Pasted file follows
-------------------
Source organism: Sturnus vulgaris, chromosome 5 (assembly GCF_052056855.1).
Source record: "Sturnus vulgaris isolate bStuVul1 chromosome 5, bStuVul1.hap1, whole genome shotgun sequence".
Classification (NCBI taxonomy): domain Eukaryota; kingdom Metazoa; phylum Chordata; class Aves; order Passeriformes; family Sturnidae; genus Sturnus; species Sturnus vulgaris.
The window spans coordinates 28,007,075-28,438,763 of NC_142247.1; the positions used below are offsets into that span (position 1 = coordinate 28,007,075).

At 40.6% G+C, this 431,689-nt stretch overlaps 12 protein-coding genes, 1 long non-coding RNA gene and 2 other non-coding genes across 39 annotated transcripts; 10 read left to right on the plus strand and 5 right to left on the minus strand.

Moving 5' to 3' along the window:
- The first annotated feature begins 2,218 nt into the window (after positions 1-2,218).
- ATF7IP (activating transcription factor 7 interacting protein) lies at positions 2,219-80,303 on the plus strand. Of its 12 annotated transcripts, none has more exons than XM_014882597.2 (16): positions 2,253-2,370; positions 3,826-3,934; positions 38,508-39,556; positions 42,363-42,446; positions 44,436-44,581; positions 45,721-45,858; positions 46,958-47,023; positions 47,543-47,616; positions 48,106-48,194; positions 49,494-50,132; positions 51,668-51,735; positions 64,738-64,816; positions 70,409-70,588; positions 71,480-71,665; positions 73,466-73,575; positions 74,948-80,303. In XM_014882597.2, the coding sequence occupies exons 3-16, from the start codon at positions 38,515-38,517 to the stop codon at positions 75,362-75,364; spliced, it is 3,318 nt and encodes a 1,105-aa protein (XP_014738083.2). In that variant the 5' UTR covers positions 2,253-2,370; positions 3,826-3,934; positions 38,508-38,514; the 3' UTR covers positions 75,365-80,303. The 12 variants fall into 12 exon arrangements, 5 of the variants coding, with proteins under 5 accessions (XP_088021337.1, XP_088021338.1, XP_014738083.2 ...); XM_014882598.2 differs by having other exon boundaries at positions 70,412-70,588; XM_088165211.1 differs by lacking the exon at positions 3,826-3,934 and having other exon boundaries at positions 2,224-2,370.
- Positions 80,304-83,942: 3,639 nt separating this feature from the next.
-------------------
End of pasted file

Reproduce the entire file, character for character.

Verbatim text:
Source organism: Sturnus vulgaris, chromosome 5 (assembly GCF_052056855.1).
Source record: "Sturnus vulgaris isolate bStuVul1 chromosome 5, bStuVul1.hap1, whole genome shotgun sequence".
Classification (NCBI taxonomy): domain Eukaryota; kingdom Metazoa; phylum Chordata; class Aves; order Passeriformes; family Sturnidae; genus Sturnus; species Sturnus vulgaris.
The window spans coordinates 28,007,075-28,438,763 of NC_142247.1; the positions used below are offsets into that span (position 1 = coordinate 28,007,075).

At 40.6% G+C, this 431,689-nt stretch overlaps 12 protein-coding genes, 1 long non-coding RNA gene and 2 other non-coding genes across 39 annotated transcripts; 10 read left to right on the plus strand and 5 right to left on the minus strand.

Moving 5' to 3' along the window:
- The first annotated feature begins 2,218 nt into the window (after positions 1-2,218).
- ATF7IP (activating transcription factor 7 interacting protein) lies at positions 2,219-80,303 on the plus strand. Of its 12 annotated transcripts, none has more exons than XM_014882597.2 (16): positions 2,253-2,370; positions 3,826-3,934; positions 38,508-39,556; positions 42,363-42,446; positions 44,436-44,581; positions 45,721-45,858; positions 46,958-47,023; positions 47,543-47,616; positions 48,106-48,194; positions 49,494-50,132; positions 51,668-51,735; positions 64,738-64,816; positions 70,409-70,588; positions 71,480-71,665; positions 73,466-73,575; positions 74,948-80,303. In XM_014882597.2, the coding sequence occupies exons 3-16, from the start codon at positions 38,515-38,517 to the stop codon at positions 75,362-75,364; spliced, it is 3,318 nt and encodes a 1,105-aa protein (XP_014738083.2). In that variant the 5' UTR covers positions 2,253-2,370; positions 3,826-3,934; positions 38,508-38,514; the 3' UTR covers positions 75,365-80,303. The 12 variants fall into 12 exon arrangements, 5 of the variants coding, with proteins under 5 accessions (XP_088021337.1, XP_088021338.1, XP_014738083.2 ...); XM_014882598.2 differs by having other exon boundaries at positions 70,412-70,588; XM_088165211.1 differs by lacking the exon at positions 3,826-3,934 and having other exon boundaries at positions 2,224-2,370.
- Positions 80,304-83,942: 3,639 nt separating this feature from the next.